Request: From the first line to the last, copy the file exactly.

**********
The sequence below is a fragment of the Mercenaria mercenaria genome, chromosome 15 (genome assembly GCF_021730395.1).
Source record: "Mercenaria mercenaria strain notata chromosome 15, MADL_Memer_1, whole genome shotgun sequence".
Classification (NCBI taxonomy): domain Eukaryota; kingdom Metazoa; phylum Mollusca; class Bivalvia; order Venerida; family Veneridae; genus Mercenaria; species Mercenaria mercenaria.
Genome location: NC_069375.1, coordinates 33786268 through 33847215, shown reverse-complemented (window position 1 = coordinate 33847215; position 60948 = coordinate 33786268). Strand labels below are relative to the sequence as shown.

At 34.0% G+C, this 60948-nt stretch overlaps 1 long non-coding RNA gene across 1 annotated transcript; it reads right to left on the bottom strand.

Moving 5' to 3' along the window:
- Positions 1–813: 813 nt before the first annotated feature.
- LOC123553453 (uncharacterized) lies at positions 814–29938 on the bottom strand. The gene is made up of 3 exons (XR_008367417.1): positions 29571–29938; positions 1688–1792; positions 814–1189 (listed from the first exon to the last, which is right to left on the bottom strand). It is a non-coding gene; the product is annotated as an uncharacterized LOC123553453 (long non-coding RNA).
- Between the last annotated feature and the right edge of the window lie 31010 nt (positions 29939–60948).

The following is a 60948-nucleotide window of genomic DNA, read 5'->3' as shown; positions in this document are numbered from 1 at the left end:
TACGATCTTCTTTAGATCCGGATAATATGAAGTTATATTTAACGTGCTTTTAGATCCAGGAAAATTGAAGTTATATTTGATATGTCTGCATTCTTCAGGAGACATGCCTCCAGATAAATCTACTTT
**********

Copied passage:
The sequence below is a fragment of the Mercenaria mercenaria genome, chromosome 15 (genome assembly GCF_021730395.1).
Source record: "Mercenaria mercenaria strain notata chromosome 15, MADL_Memer_1, whole genome shotgun sequence".
Classification (NCBI taxonomy): domain Eukaryota; kingdom Metazoa; phylum Mollusca; class Bivalvia; order Venerida; family Veneridae; genus Mercenaria; species Mercenaria mercenaria.
Genome location: NC_069375.1, coordinates 33786268 through 33847215, shown reverse-complemented (window position 1 = coordinate 33847215; position 60948 = coordinate 33786268). Strand labels below are relative to the sequence as shown.

At 34.0% G+C, this 60948-nt stretch overlaps 1 long non-coding RNA gene across 1 annotated transcript; it reads right to left on the bottom strand.

Moving 5' to 3' along the window:
- Positions 1–813: 813 nt before the first annotated feature.
- LOC123553453 (uncharacterized) lies at positions 814–29938 on the bottom strand. The gene is made up of 3 exons (XR_008367417.1): positions 29571–29938; positions 1688–1792; positions 814–1189 (listed from the first exon to the last, which is right to left on the bottom strand). It is a non-coding gene; the product is annotated as an uncharacterized LOC123553453 (long non-coding RNA).
- Between the last annotated feature and the right edge of the window lie 31010 nt (positions 29939–60948).

The following is a 60948-nucleotide window of genomic DNA, read 5'->3' as shown; positions in this document are numbered from 1 at the left end:
TACGATCTTCTTTAGATCCGGATAATATGAAGTTATATTTAACGTGCTTTTAGATCCAGGAAAATTGAAGTTATATTTGATATGTCTGCATTCTTCAGGAGACATGCCTCCAGATAAATCTACTTT